You may be wondering how mechanics use resistance testings on cars. There are many different ways to use resistance testing but here is the one most commonly done.

Ever wonder where that wire goes that goes into a wire loom?

  1. Simply connect one lead to one end of the wire that you can access, then probe the other wires using a sharp needle and wait till you see the resistance drop.
  2. You now know that when that resistance drops that those two wires are the same. That is probably harder to visualize by reading, but for a beginner lesson on Multimeters check out this youtube video. 

To check if fuses are blown or good quickly:

Left fuse is blown. Meaning one side would read as having voltage, but the other side would not. Or if you pulled it out of the car and check each lead for resistance there would be infinite resistance between them. Quite simply, they aren’t connected anymore. You can see this in this photo clearly showing how to spot a blown fuse once it is pulled out.
  1. Simply connect the ground on the multimeter to a solid ground.
  2. Then turn the ignition to on, or so the fuses have power and check each side of the fuse for a jump in the multimeter.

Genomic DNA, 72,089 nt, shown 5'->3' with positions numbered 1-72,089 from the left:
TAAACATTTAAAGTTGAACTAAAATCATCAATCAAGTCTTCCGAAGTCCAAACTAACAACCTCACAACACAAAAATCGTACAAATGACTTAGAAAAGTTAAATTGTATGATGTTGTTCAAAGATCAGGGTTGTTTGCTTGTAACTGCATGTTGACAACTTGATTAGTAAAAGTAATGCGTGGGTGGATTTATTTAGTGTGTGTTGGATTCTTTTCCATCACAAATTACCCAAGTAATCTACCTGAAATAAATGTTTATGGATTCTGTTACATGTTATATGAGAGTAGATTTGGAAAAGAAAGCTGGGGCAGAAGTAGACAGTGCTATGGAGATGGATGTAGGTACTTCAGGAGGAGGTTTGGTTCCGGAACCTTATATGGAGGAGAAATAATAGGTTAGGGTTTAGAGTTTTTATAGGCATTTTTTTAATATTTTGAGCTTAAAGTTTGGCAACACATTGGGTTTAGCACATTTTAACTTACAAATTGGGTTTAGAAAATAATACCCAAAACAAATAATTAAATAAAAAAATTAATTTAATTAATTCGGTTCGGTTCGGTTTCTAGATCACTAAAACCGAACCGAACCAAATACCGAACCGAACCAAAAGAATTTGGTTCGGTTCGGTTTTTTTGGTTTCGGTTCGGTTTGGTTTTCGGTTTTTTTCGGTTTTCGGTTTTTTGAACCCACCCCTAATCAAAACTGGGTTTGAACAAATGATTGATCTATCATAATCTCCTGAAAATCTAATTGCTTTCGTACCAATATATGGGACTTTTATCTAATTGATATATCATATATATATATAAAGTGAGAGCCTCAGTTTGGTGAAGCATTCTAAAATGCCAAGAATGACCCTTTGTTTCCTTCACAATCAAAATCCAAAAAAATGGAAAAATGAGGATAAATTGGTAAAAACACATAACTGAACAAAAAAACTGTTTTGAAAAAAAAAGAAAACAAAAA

• If it only jumps and shows voltage on one side, but not the other, then pull the fuse and visually check to see if it is bad.
    • You can fly through the fuses this way, instead of pulling and checking each one individually.
      • A test light also works for this (arguably faster too).

Small Engine No Spark Diagnosis:

My Analog Multimeter that I use all the time and love. Sure, it doesn’t have a lot of fancy features, but it is a lot less “jumpy” than a digital meter. I also own a digital Fluke meter, but find myself first grabbing this analog meter for 90 percent of what I need.

This is where I really learned the difference between the benefits of using an analog multimeter vs. a digital one. I was having trouble figuring out why I had no spark on a chainsaw. I took it to a local old-school small engine mechanic who asked if I had checked the connection at the spark plug to the coil. I said I had, and his next question was whether or not I was using a digital multimeter. I replied I was, and he then quickly busted out his analog multimeter and showed me that I wasn’t actually getting a connection between the wire and the spark plug.

It took him two minutes to diagnose and fix it with a new spark plug cap and reconnecting the wire from the coil.

A lot of times the wire that goes to the spark plug will become frayed or damaged.

People replace coils all the time without actually realizing the only issue is the actual connection between the spark plug wire and the actual metal cap that goes on top of the spark plug.

You can see the parts that make up a small engine spark connection. That metal prong looking thing needs to make a good connection with the wire and the plug (the coiled up part sits on top of the spark plug). If the prong isn’t making a good connection with the wire, you will have no spark. How to test? Simply use your multimeter to see if there is no resistance between where the cap sits on top of the spark plug and somewhere further down the spark plug wire (by backprobing with a sharp pin).